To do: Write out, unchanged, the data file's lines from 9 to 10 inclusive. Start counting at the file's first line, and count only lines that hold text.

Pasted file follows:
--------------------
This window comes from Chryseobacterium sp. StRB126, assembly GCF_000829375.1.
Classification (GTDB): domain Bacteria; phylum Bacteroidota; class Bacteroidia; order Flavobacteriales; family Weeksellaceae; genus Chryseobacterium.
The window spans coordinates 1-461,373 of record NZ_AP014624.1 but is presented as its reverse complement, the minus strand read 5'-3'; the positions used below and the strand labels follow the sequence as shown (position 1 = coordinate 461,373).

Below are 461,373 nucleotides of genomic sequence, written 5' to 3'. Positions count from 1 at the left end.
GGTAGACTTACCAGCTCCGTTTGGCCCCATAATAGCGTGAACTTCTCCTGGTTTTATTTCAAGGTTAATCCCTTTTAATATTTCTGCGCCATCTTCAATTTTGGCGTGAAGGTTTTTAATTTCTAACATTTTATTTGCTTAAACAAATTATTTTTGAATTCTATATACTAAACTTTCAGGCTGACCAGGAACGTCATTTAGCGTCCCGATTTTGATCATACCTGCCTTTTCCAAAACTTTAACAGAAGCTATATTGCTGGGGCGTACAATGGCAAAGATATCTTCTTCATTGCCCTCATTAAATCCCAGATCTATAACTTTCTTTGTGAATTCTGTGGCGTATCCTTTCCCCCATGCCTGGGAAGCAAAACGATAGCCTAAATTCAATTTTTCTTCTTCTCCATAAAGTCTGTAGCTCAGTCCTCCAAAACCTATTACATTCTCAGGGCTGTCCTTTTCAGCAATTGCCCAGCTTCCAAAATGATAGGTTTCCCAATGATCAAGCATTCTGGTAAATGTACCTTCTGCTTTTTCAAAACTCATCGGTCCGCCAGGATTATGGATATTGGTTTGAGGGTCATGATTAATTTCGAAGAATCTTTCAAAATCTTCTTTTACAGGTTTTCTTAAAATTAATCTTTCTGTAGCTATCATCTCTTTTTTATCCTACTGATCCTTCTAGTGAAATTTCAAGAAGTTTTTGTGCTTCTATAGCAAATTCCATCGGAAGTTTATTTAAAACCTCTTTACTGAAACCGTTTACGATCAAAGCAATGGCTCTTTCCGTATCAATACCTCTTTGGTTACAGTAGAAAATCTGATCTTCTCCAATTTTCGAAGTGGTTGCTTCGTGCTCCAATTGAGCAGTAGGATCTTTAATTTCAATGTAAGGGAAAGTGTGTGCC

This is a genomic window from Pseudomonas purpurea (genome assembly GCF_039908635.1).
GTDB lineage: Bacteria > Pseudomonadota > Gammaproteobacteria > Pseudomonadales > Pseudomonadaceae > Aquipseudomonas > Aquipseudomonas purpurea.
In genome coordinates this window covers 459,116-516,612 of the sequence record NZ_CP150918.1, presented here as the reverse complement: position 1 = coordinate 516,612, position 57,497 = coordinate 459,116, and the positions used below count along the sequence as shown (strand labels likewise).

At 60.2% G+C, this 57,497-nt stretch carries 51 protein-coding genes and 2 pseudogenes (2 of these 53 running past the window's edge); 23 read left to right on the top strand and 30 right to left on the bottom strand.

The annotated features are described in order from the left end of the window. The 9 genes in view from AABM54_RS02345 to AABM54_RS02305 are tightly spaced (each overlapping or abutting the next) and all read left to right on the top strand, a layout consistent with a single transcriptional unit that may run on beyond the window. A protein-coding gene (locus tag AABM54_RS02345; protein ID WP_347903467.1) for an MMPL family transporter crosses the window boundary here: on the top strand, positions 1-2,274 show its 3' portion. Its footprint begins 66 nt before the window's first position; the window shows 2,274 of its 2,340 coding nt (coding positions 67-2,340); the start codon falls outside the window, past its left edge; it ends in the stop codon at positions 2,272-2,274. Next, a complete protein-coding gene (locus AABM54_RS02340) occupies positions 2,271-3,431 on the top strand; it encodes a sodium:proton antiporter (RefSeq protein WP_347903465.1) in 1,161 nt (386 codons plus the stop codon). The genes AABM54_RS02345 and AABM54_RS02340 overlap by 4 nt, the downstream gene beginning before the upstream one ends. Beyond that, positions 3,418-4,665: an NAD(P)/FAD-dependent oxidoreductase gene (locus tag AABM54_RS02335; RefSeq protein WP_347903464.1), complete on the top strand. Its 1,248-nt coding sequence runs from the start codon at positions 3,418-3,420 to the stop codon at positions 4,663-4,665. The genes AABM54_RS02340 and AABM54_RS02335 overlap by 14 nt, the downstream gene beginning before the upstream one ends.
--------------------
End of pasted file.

At 60.2% G+C, this 57,497-nt stretch carries 51 protein-coding genes and 2 pseudogenes (2 of these 53 running past the window's edge); 23 read left to right on the top strand and 30 right to left on the bottom strand.

The annotated features are described in order from the left end of the window. The 9 genes in view from AABM54_RS02345 to AABM54_RS02305 are tightly spaced (each overlapping or abutting the next) and all read left to right on the top strand, a layout consistent with a single transcriptional unit that may run on beyond the window. A protein-coding gene (locus tag AABM54_RS02345; protein ID WP_347903467.1) for an MMPL family transporter crosses the window boundary here: on the top strand, positions 1-2,274 show its 3' portion. Its footprint begins 66 nt before the window's first position; the window shows 2,274 of its 2,340 coding nt (coding positions 67-2,340); the start codon falls outside the window, past its left edge; it ends in the stop codon at positions 2,272-2,274. Next, a complete protein-coding gene (locus AABM54_RS02340) occupies positions 2,271-3,431 on the top strand; it encodes a sodium:proton antiporter (RefSeq protein WP_347903465.1) in 1,161 nt (386 codons plus the stop codon). The genes AABM54_RS02345 and AABM54_RS02340 overlap by 4 nt, the downstream gene beginning before the upstream one ends. Beyond that, positions 3,418-4,665: an NAD(P)/FAD-dependent oxidoreductase gene (locus tag AABM54_RS02335; RefSeq protein WP_347903464.1), complete on the top strand. Its 1,248-nt coding sequence runs from the start codon at positions 3,418-3,420 to the stop codon at positions 4,663-4,665. The genes AABM54_RS02340 and AABM54_RS02335 overlap by 14 nt, the downstream gene beginning before the upstream one ends.